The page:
UNIT 1. Chapter 2. Business Structure Flashcards Preview

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Def. Privatisation

Selling state owned and controlled business organisations to investors in the private sector.


Arguments for privatisation (6)

• Higher efficiency due to the profit motive of private sector businesses
• Greater sense of empowerment by managers and higher motivation due to direct involvement with the business.
• No constraints of the government's limit of growth
• Decisions not made for commercial reasons but for influences on the economy.
• Sales of nationalised industries raises finance for the government
• Increased investment in industries of the sold national businesses.


Arguments against privatisation (5)

• Governments can still attain some control over the businesses and keep the business activities that may be considered unprofitable.
• Competition between private businesses makes it difficult to benefit the whole country e.g. privatised railway system.
• Many privatised industries could act as 'monopolies' and exploit consumers.
• Breaking up nationalised industries (by privatising some) will reduce opportunities for economies of scale.
• The industries could be made accountable of much more responsible figures e.g. ministers.


Def. Public Private Partnerships (PPP)

These are government services or business ventures that are funded and managed through a partnership of government and one or more private sector companies.


What are the two main types of PPP. Explain.

• Government funded - Privately managed schemes. Here government provides all of the funding but the management is done by the private business.
• Private sector funded - Government or state managed. Vice versa.


Risks of international trading (3)

• Loss of output and jobs due to lack of competition from domestic firms against imports.
• May be a decline of domestic 'strategic' goods e.g. coal.
• If the value of imports exceeds the value of exports, it may lead to loss of foreign exchange.


Def. Free trade

No restriction or trade barriers exist that might prevent or limit trade between countries.


Types of trade barriers (name) (4)

• Tariffs
• Quotas
• Voluntary export limits
• Protectionism


Types of trade barriers (define) (4)

• Tariffs: Taxes imposed on imported goods to make them more expensive than they would otherwise be.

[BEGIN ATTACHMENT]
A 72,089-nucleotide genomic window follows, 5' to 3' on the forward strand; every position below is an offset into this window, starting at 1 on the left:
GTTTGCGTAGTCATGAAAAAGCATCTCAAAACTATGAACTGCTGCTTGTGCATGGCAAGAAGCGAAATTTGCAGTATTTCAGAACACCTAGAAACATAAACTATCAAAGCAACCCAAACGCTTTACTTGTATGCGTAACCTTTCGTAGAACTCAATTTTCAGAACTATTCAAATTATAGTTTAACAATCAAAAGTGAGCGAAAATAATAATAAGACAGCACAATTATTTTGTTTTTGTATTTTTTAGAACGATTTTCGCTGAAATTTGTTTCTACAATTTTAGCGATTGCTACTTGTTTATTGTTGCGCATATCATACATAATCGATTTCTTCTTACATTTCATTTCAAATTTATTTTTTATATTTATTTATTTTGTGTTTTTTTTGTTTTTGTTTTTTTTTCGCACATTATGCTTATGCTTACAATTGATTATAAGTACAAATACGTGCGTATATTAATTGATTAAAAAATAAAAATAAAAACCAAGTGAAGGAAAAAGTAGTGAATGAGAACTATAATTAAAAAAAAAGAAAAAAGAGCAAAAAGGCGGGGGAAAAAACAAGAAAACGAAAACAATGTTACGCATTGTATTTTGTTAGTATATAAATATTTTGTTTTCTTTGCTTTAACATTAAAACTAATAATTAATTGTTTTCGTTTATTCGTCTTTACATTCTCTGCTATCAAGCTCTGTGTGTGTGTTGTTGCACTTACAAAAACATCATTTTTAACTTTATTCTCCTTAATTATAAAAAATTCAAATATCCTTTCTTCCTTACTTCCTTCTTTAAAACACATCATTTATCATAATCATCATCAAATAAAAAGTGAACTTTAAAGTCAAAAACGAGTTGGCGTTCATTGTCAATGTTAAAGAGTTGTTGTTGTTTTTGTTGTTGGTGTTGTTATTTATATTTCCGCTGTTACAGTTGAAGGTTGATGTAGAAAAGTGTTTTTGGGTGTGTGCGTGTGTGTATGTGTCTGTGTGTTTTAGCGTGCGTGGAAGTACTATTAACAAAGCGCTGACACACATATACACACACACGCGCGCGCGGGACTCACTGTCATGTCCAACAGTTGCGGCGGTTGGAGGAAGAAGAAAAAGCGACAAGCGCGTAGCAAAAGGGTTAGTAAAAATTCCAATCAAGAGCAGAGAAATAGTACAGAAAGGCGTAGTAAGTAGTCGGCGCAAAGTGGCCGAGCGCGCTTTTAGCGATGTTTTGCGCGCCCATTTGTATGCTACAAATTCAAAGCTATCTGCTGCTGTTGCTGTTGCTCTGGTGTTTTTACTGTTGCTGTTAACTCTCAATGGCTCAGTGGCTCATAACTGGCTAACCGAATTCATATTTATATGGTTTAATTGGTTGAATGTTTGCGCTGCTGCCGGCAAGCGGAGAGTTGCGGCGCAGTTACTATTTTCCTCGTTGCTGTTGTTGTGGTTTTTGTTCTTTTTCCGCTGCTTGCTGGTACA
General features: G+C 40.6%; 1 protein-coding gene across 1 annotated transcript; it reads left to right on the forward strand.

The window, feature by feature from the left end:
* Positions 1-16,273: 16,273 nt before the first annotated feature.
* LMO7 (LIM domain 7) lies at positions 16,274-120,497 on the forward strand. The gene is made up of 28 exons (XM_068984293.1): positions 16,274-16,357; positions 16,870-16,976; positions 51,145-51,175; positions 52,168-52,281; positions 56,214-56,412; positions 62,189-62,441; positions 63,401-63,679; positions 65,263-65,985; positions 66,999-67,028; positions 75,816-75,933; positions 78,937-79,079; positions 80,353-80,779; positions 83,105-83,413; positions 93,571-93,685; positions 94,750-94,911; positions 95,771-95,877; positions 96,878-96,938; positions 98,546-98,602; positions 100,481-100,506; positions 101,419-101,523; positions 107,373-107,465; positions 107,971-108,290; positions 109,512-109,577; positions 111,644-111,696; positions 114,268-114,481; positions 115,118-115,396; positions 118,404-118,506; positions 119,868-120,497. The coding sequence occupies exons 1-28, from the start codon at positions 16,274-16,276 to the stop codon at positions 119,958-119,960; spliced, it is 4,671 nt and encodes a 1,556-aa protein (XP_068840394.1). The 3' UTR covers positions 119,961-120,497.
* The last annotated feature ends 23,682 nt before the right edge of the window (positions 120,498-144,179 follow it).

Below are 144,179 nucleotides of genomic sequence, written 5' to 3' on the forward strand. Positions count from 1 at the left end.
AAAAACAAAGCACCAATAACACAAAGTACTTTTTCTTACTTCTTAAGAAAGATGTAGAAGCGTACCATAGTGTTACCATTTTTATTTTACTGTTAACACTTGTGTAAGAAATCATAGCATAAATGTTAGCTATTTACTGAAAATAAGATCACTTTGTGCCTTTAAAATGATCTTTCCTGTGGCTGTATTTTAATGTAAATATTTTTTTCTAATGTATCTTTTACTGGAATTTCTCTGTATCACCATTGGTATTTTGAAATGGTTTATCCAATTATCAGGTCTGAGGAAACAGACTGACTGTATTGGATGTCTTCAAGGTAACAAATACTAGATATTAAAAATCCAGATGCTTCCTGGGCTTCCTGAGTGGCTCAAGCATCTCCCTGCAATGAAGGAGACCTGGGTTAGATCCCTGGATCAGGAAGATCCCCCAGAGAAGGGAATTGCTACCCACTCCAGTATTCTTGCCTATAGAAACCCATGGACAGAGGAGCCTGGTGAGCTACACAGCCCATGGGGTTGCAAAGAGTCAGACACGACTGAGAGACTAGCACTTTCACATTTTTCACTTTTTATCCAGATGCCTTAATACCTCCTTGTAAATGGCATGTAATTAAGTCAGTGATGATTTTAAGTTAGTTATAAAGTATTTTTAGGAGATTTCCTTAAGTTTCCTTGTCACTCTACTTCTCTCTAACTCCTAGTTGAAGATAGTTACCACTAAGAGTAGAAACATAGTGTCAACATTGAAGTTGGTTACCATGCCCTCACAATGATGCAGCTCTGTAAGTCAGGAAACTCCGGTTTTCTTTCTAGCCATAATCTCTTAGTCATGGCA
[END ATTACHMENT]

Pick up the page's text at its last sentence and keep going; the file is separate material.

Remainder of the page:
• Quotas: limits on the physical quantity or value of certain goods that may be imported.
• Voluntary export limits: An exporting country agrees to limit the quantity of certain goods sold to one country.
• Protectionism: Using barriers to free trade to protect a country's own domestic industries.


Def. Globalisation

The increasing freedom movement of goods, capital and people around the world.


Benefits of free trade (5)

• Consumers are offered a wider choice
• Wider choice of raw materials for businesses
• Imported raw materials help increase economy's rate of industrialisation.
• Imported goods bring additional competition for domestic businesses.
• Living standards of consumers would increase.


Def. Multinational Businesses

Business organisation that has its headquarters in one country, but with operating branches, factories and assembly plants in other countries.


Reasons to become multinational (4 (3) (3) )

• Become closer to main markets
+ Lower transport costs
+ Better market info regarding consumer tastes
+ Easier to gain consumer loyalty
• Lower costs of production
+ Lower labour rates
+ Cheaper rent and site costs
+ Government grants and tax incentives to encourage certain activities
• Avoiding import restrictions by producing in the local country
• Access to local natural resources that are not available in company's home country


Disadvantages of becoming multinational (3)

• Poor communication
• Language, law and culture differences
• Skill levels of local employees may be low which would require investment in training.


Benefits of multinational operations of host countries (7)

• The investment will bring in foreign currency
• Employment opportunities -> improving quality and efficiency of local people
• Lower unemployment rates
• Local firms have to become more competitive
• Higher tax revenues for the government
• Improvement in local management expertise
• The total output of economy increases -> higher GDP


Drawback of multinational operations of host countries

• Exploitation of local workforce
• Higher pollution from businesses' plants
• Local competing firms may not survive the competition
• Possible reduction of cultural identity.
• Profits may be sent back to the head office's country
• Expensive depletion of limited natural resources